I have been reflecting recently on how we have to be so careful in Christian leadership about the view of God we present to others. If we are not careful we can unwittingly creating the impression of a distant or somehow mystical and ethereal God.
It is not often in the bold and big actions but through lots of little things. For example, using the sort of language that makes the spiritual seem grand and untouchable. Or perhaps making certain spiritual activities seem like they are only for an elite.
Surely these things look ridiculous when we view them in the light of Jesus. God in the flesh. His very goal being to demystify what God is like. A grounded – down to earth God.
“If you have seen me you have seen the Father”, were Jesus’s crystal clear words.
Religion puts up barriers between man and God. The cross destroyed them all. I never want to be guilty of rebuilding walls that Jesus tore down. Jesus’s harshest words were reserved for those who put up barriers for others to reach God. Be it little children or the outcast. Yet his heart was wide open, his hands eager to reach out and touch the unclean and abandoned.
His message appealed to the broken, the hurting and the messy.
But what about us? How do we avoid these trappings of grandeur and exclusivity?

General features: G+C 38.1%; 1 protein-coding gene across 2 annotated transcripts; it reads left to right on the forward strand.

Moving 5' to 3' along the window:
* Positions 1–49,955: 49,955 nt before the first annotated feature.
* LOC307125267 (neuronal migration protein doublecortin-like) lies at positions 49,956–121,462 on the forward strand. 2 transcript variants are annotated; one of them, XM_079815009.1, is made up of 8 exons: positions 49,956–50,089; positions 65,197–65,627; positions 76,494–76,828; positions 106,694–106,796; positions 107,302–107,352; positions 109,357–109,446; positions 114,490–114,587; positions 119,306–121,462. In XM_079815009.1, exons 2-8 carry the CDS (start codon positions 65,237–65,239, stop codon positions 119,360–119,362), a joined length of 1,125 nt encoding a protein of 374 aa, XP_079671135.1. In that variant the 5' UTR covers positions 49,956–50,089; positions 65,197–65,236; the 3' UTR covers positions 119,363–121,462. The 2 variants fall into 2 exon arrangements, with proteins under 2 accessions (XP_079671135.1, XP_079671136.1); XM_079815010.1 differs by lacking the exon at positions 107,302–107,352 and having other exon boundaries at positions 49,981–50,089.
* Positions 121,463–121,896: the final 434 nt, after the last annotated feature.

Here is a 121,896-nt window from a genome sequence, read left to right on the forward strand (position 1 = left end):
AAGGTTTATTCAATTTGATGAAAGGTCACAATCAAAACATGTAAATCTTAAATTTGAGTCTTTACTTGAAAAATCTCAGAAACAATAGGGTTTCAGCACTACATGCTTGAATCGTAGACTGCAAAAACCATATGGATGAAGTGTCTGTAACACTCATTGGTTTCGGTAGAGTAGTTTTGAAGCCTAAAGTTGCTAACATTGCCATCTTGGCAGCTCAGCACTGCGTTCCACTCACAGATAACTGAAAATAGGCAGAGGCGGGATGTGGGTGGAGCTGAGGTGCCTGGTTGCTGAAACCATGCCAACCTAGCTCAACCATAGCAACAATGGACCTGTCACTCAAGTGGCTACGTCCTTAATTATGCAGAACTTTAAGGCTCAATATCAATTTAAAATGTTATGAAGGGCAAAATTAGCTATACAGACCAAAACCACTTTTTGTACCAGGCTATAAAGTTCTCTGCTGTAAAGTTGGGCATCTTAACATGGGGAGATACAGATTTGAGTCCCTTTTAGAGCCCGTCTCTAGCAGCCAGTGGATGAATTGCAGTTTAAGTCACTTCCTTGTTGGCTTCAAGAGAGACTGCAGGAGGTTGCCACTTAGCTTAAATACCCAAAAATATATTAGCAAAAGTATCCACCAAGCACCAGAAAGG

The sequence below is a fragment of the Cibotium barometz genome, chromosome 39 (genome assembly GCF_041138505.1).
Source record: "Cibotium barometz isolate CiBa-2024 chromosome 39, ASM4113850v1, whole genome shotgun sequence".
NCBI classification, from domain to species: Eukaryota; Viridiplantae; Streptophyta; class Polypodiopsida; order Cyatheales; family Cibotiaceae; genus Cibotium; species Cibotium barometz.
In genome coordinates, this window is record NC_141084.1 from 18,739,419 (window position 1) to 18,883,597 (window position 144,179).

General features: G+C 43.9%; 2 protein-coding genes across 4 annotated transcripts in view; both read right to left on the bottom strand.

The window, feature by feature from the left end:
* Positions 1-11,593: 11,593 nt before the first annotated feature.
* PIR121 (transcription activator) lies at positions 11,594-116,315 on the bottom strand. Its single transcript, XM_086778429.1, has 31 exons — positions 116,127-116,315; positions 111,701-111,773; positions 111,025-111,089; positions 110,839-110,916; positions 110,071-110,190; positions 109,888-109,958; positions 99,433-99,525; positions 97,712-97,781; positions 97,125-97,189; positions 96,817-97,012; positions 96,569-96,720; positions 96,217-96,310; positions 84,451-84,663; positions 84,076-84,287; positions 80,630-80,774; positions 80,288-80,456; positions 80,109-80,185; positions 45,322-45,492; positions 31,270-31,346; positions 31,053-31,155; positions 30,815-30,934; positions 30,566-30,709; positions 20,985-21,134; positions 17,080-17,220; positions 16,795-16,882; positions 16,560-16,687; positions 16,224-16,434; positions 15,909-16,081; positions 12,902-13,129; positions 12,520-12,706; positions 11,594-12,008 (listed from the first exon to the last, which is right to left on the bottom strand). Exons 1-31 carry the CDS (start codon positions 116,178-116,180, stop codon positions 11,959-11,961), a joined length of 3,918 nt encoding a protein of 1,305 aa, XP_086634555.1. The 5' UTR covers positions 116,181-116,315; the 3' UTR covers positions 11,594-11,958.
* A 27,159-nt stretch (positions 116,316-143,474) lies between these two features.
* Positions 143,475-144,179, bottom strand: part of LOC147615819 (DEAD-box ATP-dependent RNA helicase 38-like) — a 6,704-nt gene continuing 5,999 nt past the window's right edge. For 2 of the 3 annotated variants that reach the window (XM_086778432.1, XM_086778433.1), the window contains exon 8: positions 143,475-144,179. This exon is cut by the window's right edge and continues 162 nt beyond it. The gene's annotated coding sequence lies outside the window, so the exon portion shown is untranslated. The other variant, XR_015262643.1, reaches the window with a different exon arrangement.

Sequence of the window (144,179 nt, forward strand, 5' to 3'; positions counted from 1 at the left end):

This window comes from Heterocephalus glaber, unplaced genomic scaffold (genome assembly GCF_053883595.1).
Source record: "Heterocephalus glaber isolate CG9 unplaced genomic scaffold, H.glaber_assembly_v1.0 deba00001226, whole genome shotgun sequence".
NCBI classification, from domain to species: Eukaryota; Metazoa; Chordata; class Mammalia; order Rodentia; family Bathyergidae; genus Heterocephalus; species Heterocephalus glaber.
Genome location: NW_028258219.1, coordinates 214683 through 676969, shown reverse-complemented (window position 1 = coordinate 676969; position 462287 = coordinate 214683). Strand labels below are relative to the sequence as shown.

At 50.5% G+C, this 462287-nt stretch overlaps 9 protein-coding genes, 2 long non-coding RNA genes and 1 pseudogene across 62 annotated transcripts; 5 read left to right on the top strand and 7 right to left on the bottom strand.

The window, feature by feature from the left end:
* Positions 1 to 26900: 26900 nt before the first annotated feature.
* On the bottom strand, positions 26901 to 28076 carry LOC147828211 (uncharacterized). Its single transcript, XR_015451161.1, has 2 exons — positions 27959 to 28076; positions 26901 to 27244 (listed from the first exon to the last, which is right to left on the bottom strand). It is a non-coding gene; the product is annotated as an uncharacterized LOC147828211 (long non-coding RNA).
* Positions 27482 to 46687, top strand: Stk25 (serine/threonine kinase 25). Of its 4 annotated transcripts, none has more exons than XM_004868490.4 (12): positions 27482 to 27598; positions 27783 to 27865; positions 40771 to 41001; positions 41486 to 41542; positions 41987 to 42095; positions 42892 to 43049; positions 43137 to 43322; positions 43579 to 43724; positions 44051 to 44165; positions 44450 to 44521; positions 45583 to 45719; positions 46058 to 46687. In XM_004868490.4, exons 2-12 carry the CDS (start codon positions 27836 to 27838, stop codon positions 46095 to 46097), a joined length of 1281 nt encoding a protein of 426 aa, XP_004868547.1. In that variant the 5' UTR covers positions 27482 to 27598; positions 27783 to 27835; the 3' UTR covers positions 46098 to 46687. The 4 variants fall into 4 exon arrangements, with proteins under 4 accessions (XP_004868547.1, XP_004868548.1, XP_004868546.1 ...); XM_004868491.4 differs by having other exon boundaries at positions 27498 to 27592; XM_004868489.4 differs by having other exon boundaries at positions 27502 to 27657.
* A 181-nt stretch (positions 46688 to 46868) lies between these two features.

Down to earth and vulnerable leadership would seem like a vital key here. Modelling an honest pursuit of God, warts and all. Talking about our failings and the times we tried to be clever and fell flat. Even simply making our faith as practical as possible. Lifting the words from a sacred holy book and sharing the everyday application in words that connect with our culture.
Also, perhaps simply connecting the reality of daily life on earth with the pursuit of the heavenly. If I had written this article last Friday perhaps it would be titled potty training and prophecy. Welcome to my real life. One minute leading a seminar on growing in our prophetic gifting and then the next wiping bottoms and talking about “pee pees”. I hasten to add this was not part of the seminar…
Jesus got himself involved in the life of community. I’m sure it was messy. The disciples walked with him closely. Ate with him, had small talk with him, relaxed with him. Yet they also did miracles with him. The mundane and the miraculous side by side. Not at odds with one another but perfectly at home.
I love to demystify things. Never in a desire to somehow make God seem less holy but to reveal that a holy God was never too proud or too distant to stoop down in the mud and pick up a child, and that was long before pampers…
Prepared to get messy, embracing the mundane, a down to earth God.